In life, the gap between theory and practice is often a wide one. One example of this gap can be seen with the treatment of cows in India. According to the 2012 documentary The Plastic Cow, produced by Kunal Vohra of Altair Films, the majority of the population of India (which is 80 percent Hindu) considers the cow to be a sacred animal with a godlike status. However, in practice, the cows there are sometimes treated in a way that would be fit for no self-respecting god. Cows that can no longer be used at small dairies are turned loose in the streets. Forced to forage in garbage dumps for food they end up ingesting large amounts of plastic along for every little bit of real food. After some “street cows” that had been taken to sanctuaries passed away, they were found to have about 50 kg of plastic in their stomachs. It’s expected that this plastic led to their premature deaths.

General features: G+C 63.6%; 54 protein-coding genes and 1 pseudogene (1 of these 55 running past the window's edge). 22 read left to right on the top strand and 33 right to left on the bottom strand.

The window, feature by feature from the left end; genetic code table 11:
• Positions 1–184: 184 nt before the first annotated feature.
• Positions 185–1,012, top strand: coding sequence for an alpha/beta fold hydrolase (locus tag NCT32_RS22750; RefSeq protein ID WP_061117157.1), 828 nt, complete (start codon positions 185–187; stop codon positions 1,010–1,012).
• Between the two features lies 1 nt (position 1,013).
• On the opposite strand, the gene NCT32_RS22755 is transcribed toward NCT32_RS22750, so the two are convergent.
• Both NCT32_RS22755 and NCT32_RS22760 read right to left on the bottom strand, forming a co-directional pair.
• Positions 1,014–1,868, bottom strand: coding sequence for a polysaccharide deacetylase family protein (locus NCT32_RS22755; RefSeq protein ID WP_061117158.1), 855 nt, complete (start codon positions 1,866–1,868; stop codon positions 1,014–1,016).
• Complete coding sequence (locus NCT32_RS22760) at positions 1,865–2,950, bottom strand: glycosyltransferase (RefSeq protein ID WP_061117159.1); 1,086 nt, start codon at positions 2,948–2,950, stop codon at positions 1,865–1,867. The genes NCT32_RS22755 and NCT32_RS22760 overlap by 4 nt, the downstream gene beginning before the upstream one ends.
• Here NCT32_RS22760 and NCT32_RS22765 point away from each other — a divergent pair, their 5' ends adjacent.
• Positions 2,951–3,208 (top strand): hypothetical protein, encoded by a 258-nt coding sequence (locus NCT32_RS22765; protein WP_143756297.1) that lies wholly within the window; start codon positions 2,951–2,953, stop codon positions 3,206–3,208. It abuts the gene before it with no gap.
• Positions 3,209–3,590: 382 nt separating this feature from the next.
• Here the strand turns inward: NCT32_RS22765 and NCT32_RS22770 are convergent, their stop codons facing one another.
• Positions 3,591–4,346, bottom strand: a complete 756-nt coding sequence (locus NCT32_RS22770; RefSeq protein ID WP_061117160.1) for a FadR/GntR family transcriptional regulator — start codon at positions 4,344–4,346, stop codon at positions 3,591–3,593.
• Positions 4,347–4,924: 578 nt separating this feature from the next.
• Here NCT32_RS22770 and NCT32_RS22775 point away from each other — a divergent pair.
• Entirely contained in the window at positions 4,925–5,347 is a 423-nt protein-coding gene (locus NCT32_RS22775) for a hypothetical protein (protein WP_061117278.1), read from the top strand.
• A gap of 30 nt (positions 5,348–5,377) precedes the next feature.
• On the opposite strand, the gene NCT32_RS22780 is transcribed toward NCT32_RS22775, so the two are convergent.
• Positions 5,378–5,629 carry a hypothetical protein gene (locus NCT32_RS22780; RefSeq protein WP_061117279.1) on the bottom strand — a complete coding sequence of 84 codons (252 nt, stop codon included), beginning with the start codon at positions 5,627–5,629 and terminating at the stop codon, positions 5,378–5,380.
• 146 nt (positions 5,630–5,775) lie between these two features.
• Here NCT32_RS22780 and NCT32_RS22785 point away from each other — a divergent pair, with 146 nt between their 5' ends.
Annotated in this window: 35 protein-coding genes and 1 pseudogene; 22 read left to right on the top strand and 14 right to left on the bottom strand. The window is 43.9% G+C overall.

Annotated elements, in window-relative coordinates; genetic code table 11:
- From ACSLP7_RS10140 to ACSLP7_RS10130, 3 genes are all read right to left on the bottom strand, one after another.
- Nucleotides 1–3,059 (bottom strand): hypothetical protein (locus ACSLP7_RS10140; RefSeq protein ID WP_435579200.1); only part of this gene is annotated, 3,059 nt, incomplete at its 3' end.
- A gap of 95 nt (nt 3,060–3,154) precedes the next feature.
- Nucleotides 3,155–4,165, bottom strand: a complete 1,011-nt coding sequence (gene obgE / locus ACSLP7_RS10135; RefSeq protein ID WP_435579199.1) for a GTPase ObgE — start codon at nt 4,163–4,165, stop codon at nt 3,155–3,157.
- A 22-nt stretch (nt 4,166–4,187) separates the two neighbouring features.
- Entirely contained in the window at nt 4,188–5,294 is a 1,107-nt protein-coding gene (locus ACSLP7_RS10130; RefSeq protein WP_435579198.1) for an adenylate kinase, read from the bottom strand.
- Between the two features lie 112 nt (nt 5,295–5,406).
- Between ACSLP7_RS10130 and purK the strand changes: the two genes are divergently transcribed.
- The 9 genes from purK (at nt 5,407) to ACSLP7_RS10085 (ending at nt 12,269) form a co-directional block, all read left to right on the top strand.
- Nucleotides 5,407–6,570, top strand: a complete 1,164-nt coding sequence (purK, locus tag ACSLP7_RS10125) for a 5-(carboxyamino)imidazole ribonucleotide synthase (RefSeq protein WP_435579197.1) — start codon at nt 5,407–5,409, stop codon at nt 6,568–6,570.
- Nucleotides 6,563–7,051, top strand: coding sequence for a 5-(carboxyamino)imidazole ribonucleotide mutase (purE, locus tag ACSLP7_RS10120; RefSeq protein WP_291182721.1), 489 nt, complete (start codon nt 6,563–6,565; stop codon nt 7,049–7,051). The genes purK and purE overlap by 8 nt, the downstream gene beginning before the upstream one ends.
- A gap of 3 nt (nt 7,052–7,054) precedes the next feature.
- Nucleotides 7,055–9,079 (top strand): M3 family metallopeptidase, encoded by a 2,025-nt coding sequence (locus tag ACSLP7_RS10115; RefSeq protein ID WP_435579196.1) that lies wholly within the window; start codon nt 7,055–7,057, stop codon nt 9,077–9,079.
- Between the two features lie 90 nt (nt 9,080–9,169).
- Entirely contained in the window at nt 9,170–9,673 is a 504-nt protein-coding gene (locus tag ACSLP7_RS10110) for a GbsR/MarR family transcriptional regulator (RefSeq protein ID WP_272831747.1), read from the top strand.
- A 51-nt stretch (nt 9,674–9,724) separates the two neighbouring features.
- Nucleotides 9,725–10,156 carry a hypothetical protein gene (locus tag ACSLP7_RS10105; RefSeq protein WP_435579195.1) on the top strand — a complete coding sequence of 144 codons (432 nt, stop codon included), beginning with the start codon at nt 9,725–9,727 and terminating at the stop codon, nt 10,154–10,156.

Why is the fact that cows are consuming plastic in India relevant to the rest of the world? According to the film, plastic makes up the largest amount of waste on the Earth. At some grocery stores, thousands of plastic bags are used every day, and many people have entire drawers of old plastic bags at home. Some stores have tried to discourage plastic bag use by charging customers for bags, but many people are willing to buy them. If not saved for reuse, these bags end up in our garbage dumps, or worse, are just randomly tossed into the streets. While most countries don’t have a large roaming cow population as India does, our animals, even our own outdoor cats and dogs, often end up ingesting this waste.
The reason plastic waste is so prevalent is because, unlike other forms of waste, it takes eons to degrade. To the Earth, it’s like a cold that you just can’t shake. The Plastic Cow offers strategies that could help reduce the problem of plastic, especially in the context of ensuring animals’ safety, though these strategies inevitably demand cooperation from those who use plastic.
To learn more about the plastic problem and proposed solutions, watch The Plastic Cow here:
image: yonajon (Creative Commons BY-NC-SA)